Gagosian Hong Kong presents Giuseppe Penone’s first gallery exhibition in Hong Kong, which includes key works from the last decade.
In an oeuvre spanning more than forty years, Penone has explored the subtle levels of interplay between man, nature, and art. His work represents a poetic expansion of Arte Povera’s radical break with conventional media, emphasizing the involuntary processes of respiration, growth, and aging that are common to both human being and tree.
In December 1968 Penone performed a series of formative acts, literally described, in a forest near his home in Garessio, Italy.
In the early 1970s, Penone continued to work with his own body by transcribing the textures of his skin and casting his face in plaster.
Engaging with, and subtly intervening in nature so as to reimagine it in artificial terms, Penone finds ever new ways to mark the persistence of biological life, harmonizing elemental occurrences in terms of his own artistic drive. In each work, he reveals the innate sculptural qualities of natural materials, chiseling marble and casting from nature to expose the deep patterns of growth and time.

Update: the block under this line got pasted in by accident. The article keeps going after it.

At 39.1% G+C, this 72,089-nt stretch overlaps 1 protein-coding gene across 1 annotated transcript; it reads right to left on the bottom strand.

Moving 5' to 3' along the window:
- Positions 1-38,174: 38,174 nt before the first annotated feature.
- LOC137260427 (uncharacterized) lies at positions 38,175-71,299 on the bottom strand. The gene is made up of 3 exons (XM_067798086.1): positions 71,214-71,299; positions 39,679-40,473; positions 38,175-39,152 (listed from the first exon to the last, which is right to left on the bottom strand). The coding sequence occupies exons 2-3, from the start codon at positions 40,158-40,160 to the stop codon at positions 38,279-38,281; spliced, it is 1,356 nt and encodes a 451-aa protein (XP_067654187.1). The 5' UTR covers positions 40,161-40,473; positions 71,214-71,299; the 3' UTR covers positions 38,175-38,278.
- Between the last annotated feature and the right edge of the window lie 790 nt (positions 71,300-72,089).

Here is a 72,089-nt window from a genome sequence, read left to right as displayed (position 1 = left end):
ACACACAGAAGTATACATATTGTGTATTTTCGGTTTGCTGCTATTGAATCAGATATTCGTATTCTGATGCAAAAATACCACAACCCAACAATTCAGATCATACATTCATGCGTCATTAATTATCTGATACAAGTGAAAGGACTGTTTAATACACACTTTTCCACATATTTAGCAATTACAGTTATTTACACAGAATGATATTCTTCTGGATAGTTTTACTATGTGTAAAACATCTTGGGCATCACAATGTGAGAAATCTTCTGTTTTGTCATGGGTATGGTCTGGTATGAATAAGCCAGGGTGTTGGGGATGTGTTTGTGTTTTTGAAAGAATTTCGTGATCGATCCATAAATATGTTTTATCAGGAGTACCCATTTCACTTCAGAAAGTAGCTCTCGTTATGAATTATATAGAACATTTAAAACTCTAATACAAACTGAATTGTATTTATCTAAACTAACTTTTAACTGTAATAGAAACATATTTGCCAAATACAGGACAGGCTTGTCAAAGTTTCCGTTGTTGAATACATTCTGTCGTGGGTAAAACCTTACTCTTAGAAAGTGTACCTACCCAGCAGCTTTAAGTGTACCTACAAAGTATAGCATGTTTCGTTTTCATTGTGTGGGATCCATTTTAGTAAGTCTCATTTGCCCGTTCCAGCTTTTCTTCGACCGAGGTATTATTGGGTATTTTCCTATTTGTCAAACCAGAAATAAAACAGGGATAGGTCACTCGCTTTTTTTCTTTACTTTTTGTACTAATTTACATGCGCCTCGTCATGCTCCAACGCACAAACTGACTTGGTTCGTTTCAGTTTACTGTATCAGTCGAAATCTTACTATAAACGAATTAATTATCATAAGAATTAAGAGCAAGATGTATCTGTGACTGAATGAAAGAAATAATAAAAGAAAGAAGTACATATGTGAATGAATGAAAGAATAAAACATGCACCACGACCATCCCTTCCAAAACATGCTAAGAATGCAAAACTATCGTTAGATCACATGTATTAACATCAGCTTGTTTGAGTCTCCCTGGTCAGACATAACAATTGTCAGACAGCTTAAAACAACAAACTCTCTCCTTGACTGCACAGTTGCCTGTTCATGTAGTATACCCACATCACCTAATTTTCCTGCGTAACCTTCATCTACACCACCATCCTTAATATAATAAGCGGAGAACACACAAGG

The tree and its relationship to man is among Penone’s most enduring subjects and a seemingly inexhaustible source of inspiration. A series of works “Indistinti confini/Indistinct boundaries” (2012), with their individual subtitles citing ancient Italian rivers, are bare tree trunks on pedestals, carved with astonishing veracity in ghostly white marble, into which Penone has embedded rusting iron nails and bronze knots. These metal elements eventually leach into and stain the marble, so the work appears to be, in a sense, “alive.” “Foglie di pietra/Leaves of stone”(2013), from which the exhibition takes its title, is a series of sculptures in which tall splints of delicate cast bronze tree branches cradle found fragments of eighteenth-century ornamental stonework inspired by vegetal forms, a meditation on the endurance of nature beyond the passage of manmade culture and history.